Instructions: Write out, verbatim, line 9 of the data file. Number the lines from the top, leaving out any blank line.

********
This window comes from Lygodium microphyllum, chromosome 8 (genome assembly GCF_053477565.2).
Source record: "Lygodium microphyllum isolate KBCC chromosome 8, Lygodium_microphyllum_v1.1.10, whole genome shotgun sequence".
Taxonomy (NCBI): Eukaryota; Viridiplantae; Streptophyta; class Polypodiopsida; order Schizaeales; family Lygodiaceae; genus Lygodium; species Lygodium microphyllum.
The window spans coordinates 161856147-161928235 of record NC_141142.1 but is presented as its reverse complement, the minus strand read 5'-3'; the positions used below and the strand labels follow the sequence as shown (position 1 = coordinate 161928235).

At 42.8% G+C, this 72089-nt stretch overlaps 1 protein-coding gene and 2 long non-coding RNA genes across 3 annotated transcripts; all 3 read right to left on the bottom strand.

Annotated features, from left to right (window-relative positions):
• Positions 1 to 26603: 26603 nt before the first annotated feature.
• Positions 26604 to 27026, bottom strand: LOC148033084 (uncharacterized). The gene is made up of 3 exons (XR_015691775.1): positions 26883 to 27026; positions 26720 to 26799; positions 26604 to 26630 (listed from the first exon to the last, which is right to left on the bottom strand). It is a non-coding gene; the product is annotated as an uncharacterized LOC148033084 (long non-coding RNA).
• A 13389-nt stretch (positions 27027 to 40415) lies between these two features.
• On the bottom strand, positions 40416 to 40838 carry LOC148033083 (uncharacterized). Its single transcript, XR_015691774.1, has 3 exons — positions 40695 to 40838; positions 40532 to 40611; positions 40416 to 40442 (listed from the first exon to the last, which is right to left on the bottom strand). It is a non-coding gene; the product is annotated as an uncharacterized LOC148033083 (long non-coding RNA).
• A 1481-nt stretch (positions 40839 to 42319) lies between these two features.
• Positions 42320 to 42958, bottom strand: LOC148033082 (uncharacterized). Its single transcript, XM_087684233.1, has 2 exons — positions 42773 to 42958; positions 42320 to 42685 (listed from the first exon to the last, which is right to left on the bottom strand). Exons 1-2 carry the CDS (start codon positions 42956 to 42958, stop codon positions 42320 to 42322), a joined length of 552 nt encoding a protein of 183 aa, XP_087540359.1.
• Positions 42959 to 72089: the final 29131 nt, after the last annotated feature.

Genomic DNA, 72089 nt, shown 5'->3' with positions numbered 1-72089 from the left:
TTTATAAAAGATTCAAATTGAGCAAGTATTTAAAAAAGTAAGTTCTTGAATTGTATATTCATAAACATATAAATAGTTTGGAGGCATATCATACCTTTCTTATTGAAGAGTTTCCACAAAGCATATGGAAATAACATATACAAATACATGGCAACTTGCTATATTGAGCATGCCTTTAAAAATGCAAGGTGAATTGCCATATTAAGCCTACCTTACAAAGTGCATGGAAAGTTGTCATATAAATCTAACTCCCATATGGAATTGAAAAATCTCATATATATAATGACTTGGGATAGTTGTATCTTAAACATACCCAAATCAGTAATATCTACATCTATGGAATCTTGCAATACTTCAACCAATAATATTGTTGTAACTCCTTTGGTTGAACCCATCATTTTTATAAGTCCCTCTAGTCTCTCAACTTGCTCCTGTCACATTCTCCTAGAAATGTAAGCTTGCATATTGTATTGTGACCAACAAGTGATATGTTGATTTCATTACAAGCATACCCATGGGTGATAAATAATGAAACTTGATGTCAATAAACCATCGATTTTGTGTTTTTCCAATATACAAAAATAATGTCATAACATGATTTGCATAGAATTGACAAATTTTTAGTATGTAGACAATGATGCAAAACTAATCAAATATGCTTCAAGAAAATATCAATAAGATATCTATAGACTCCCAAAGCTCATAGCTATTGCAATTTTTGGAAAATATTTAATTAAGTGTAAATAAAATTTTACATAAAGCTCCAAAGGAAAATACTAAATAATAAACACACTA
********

• A 13389-nt stretch (positions 27027 to 40415) lies between these two features.